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Site Analytics: Why you should (or should not) Care about Your Site’s Stats (Part I)

In this post, the first in a series, we discuss how you can use Google Analytics and Jetpack to determine how people are using your Commons site, make it more user friendly, and encourage folks to interact with your site in ways that facilitate your site’s purpose (see Part II here). At a glance, these tools give you access to an intimidating amount of data. In this introduction we’ll discuss why you might care at all about your site’s analytics.

Why the Social Media Fellows use data to analyze sites on the Commons

As social mediums, it’s our job to help programs create and support vibrant online communities and much of our work focuses on the largest social media platforms such as Twitter, Facebook, and of course the Commons. But, we’re also always experimenting with new platforms, too, looking for innovative ways to share content engage new communities (some examples include Instagram, Pinterest, and Google+). As a result, one of the most important jobs we have is figuring out how to measure engagement. How do you know if people are seeing your content and sharing  or commenting? What kind of discussions are you facilitating and how do you encourage more?

At the end of each semester, each fellow produces a report for their program answering these kinds of questions and making suggestions for improvements. Most of the time, when we’re focused on our programs’ Commons sites, we use Google Analytics or Jetpack to determine user behavior, measuring how often people are accessing the site, where they’re coming from, and what they’re doing on the site. These types of statistics can be useful in determining a sites reach and problems people are running into when using a site or accessing specific types of information.

You might not need to worry about statistics

In reality, you probably don’t need to worry about user statistics if you are using the Commons for a personal or professional profile or for an informational site.

Companies usually use analytics because they’re interested in brand engagement or because they’re trying to sell users something. Coca-cola, for instance, wants to encourage traffic to their website because they want you go out and buy Coca-cola products. The New York Times wants to know that people are reading their content, but they primarily want to drive subscriptions and advertising revenue. The more people who visit their site, the better. It’s unlikely that you’re interested in driving significant traffic to your faculty website, though. Simply having a website with information available might be all you need.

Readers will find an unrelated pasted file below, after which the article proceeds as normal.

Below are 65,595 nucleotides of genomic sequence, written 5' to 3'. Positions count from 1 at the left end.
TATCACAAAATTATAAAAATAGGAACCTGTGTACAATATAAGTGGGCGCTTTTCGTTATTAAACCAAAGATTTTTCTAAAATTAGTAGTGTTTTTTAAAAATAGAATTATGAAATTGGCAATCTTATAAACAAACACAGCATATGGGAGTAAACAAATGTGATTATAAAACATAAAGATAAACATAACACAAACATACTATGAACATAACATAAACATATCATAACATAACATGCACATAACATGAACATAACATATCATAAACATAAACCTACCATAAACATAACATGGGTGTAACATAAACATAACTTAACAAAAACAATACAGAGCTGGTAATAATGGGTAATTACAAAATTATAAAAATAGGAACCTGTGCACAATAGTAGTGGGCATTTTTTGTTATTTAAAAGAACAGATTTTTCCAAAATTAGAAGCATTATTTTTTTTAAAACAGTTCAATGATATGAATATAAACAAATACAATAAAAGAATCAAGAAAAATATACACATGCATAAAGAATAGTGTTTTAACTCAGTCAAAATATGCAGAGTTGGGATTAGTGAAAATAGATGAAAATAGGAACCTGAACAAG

That doesn’t mean analytics can’t be interesting

Even if you’re just using the Commons for a personal or professional website, there are still some interesting observations to make using analytics.

For instance, if you present at a conference, you might interested in seeing if there is a subsequent “bump” in the number of visits to your page, indicating that people were intrigued by your work and want to know more. If you are going on a campus visit, you might be able to tell from the analytics that more people are visiting your site, indicating that faculty and students at the institution are checking you out. If you see this kind of activity with regularity, it might suggest to you changes you can make to your site to better serve visitors. So if you see folks checking your profile before a conference, you might choose to blog about your upcoming talk or afterward make your paper available.

Which analytic tool you should use

When you visit most websites, unique codes capture information from your browser and transmit it to the administrators of the site. This code, often called a “cookie,” contains information such as what links you click on, what browser you’re using, where you’re accessing the site from and even what type of device you are using. Both Google Analytics and Jetpack are tools which allow you to capture this information and aggregate it so that you can view it over custom time periods from a few hours to years.

Both of these tools are proprietary but free, meaning you can use them at no cost but you are also allowing the companies which have developed them to also use your user data. This is a trade-off that you must consider. As mentioned above, almost every site you access on the internet is already tracking this data, and in most cases your users are already transmitting some of this information to companies such as Google or your internet service provider via your browser. So in most cases, there is no privacy compromise in using these tools.

Jetpack is developed by WordPress.com, a for-profit installation of WordPress and to use it, you must sign up at WordPress.com. You do not need to have a wordpress.com site to use the plug-in on the Commons, though. Jetpack is extraordinarily easy to use. The data charts are easy to read and can be viewed right from your Commons site dashboard. It can also be used with any theme available on the Commons. While the data Jetpack aggregates is more limited than Google Analytics, in most cases it will offer you more information than you probably need.

Google Analytics is developed by Google and gives you access to an almost intimidating amount of data. It’s can also be a bit more tricky to use with your site. When you sign up for Analytics you’ll be given a code to place somewhere on your site. That code has to appear on each page, so you may need to past the code into a header, footer, or an HTML widget. Some themes offer a place to enter a Google Analytics code in the settings and some plugins allow you to enter the code as well. The easiest way to use Analytics with your site is to use the WP Google Analytics plugin available on the Commons.

 

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